Two years after the decomposed body of Marcelle Smith of Farm Road St Philip was found in a ravine at Halton Plantation in the same parish, her family is today expressing fears that there may never be justice for their loved one.
The decomposed body of the 75-year-old sister-in-law of Sir Frederick Smith, who has since died, was discovered in late October 2015 after she had been missing for 12 days.
Cheriss Omar Ince, a 38-year-old carpenter of Nursery #2 Four Roads, St Philip is currently on remand at HMP Dodds for the murder, which he is alleged to have committed while on bail in connection with a previous murder charge.
Speaking on behalf of the Smith family, Marcelle’s son Roger Smith told Barbados TODAY they were concerned that a number of people connected to the case had died while Ince continues to be held on remand.
Roger named their father Aurie Smith, then Assistant Commissioner of Police with responsibility for crime Livingstone Eversley, Director of Public Prosecutions Charles Leacock and Ince’s son Jaquan Turney as those who have passed away since his mother’s killing.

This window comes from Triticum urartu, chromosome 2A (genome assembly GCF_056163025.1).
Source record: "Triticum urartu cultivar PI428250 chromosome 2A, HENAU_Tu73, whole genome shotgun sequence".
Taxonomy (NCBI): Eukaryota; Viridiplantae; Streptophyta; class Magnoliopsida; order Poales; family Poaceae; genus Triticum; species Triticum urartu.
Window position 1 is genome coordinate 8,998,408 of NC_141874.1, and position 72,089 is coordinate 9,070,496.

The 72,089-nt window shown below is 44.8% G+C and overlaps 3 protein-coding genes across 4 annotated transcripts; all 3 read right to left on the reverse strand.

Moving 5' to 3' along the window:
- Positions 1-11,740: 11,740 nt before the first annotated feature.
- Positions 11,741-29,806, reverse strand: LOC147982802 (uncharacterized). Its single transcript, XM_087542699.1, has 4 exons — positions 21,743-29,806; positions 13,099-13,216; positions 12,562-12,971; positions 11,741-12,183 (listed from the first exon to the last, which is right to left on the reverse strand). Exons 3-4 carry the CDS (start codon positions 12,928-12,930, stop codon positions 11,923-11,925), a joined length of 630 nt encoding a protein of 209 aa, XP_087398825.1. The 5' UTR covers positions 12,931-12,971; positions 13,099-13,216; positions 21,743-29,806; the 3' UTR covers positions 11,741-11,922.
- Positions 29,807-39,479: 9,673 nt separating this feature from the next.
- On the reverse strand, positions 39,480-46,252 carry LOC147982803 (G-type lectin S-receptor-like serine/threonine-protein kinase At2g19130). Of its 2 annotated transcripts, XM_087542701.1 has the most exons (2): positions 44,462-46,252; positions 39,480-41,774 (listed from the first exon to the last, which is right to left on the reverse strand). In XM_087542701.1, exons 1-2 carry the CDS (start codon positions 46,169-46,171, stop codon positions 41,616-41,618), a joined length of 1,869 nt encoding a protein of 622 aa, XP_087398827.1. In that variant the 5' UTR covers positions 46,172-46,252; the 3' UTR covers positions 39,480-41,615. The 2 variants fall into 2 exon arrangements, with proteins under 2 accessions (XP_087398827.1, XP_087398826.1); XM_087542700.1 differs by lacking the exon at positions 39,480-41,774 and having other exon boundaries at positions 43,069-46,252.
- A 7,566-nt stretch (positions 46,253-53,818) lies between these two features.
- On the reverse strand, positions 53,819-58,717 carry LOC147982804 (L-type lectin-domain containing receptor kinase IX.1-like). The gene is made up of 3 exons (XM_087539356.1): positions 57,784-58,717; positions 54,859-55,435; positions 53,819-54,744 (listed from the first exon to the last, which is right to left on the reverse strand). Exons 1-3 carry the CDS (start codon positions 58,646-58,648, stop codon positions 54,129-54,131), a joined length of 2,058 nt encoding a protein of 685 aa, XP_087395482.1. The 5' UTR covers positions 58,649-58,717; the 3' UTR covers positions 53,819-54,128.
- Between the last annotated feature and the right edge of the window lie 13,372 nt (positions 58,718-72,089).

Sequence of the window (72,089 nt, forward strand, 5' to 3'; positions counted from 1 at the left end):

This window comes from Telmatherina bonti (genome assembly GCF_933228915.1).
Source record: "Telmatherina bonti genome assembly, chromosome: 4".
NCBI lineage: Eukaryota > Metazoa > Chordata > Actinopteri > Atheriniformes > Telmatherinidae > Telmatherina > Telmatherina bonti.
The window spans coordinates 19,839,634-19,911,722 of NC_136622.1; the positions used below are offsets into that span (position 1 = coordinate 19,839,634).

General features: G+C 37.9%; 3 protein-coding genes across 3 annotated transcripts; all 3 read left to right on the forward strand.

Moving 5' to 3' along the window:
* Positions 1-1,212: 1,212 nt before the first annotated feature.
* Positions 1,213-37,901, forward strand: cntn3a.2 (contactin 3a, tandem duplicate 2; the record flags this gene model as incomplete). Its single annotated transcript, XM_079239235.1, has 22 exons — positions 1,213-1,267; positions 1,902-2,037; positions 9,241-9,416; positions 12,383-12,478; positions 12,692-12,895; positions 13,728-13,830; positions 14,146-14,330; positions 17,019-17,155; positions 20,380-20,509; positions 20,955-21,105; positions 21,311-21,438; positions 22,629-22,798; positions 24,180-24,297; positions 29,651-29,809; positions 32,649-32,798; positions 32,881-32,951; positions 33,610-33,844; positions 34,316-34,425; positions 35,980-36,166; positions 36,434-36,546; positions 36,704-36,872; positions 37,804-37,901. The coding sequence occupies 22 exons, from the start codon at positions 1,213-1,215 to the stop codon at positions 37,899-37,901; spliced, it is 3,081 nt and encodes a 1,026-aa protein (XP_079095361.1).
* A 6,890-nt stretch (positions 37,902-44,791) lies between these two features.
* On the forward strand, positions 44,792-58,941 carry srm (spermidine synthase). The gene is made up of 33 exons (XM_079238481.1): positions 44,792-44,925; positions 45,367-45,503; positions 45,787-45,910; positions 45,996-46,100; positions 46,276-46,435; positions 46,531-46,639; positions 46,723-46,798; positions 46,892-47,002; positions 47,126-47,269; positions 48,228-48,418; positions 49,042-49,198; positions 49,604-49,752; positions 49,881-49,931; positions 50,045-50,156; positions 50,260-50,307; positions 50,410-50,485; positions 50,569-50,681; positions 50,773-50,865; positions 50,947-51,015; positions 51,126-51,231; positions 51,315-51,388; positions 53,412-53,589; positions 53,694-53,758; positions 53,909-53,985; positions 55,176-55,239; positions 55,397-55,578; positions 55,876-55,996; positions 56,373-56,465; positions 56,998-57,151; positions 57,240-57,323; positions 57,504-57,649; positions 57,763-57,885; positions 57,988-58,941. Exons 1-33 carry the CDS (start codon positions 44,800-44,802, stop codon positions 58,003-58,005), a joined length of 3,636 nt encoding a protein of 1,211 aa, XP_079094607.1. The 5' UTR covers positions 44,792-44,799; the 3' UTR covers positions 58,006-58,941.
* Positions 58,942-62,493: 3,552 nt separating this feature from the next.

“Marcelle Smith’s family remains concerned that as time passes and people directly involved with this cases move on, information and witnesses will no longer be available,” he said, adding that they were also worried that the man accused of murdering his mum would again be released on bail.
However, Acting Director of Public Prosecutions Anthony Blackman assured the Smiths that provisions had been made in the Evidence Act to deal with such situations.
“So I don’t think at this stage there is any need to fear as it relates to persons dying,” Blackman told Barbados TODAY this afternoon.
He also disclosed that his department had taken steps to speed up the case by filing a voluntary bill of indictment that, if successful, would result in the case going directly to the High Court, thereby avoiding the preliminaries before the Magistrates’ Court.
Blackman said he was not in a position to say when the High Court would hear the application for speeding up the case.
Meantime, Ince’s attorney Marlon Gordon admitted that his client had applied for bail, while telling Barbados TODAY he was not sure when the trial in the Marcelle Smith case would start.
Gordon revealed that a DNA expert from abroad was being hired by the state to provide specialist testimony in the Smith murder trial. The autopsy on her body was also done by a special forensic pathologist from overseas who found that she was strangled to death. The car which she was driving when she went missing was found abandoned near Chelston Park, St Michael and Ince was initially charged with stealing the $14,000 vehicle.